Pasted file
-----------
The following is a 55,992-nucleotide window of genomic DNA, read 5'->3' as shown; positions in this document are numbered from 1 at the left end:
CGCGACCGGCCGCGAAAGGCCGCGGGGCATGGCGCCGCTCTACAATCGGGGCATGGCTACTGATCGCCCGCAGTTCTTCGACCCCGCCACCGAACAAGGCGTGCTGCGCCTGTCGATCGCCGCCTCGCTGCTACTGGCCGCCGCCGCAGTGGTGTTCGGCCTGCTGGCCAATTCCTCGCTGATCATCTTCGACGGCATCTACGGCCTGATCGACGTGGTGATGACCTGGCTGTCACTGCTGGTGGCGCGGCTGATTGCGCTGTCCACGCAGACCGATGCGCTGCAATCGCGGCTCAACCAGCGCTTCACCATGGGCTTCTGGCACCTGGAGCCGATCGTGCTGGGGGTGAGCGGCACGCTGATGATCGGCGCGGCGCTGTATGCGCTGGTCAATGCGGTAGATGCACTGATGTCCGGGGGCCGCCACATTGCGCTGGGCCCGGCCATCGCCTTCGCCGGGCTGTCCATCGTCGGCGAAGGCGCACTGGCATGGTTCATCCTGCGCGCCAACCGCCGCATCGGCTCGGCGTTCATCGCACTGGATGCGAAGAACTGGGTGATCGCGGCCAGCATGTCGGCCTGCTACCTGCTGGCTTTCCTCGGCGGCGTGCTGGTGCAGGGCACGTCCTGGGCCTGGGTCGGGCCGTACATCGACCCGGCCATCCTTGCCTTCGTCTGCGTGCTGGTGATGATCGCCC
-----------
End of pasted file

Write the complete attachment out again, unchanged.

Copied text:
The following is a 55,992-nucleotide window of genomic DNA, read 5'->3' as shown; positions in this document are numbered from 1 at the left end:
CGCGACCGGCCGCGAAAGGCCGCGGGGCATGGCGCCGCTCTACAATCGGGGCATGGCTACTGATCGCCCGCAGTTCTTCGACCCCGCCACCGAACAAGGCGTGCTGCGCCTGTCGATCGCCGCCTCGCTGCTACTGGCCGCCGCCGCAGTGGTGTTCGGCCTGCTGGCCAATTCCTCGCTGATCATCTTCGACGGCATCTACGGCCTGATCGACGTGGTGATGACCTGGCTGTCACTGCTGGTGGCGCGGCTGATTGCGCTGTCCACGCAGACCGATGCGCTGCAATCGCGGCTCAACCAGCGCTTCACCATGGGCTTCTGGCACCTGGAGCCGATCGTGCTGGGGGTGAGCGGCACGCTGATGATCGGCGCGGCGCTGTATGCGCTGGTCAATGCGGTAGATGCACTGATGTCCGGGGGCCGCCACATTGCGCTGGGCCCGGCCATCGCCTTCGCCGGGCTGTCCATCGTCGGCGAAGGCGCACTGGCATGGTTCATCCTGCGCGCCAACCGCCGCATCGGCTCGGCGTTCATCGCACTGGATGCGAAGAACTGGGTGATCGCGGCCAGCATGTCGGCCTGCTACCTGCTGGCTTTCCTCGGCGGCGTGCTGGTGCAGGGCACGTCCTGGGCCTGGGTCGGGCCGTACATCGACCCGGCCATCCTTGCCTTCGTCTGCGTGCTGGTGATGATCGCCC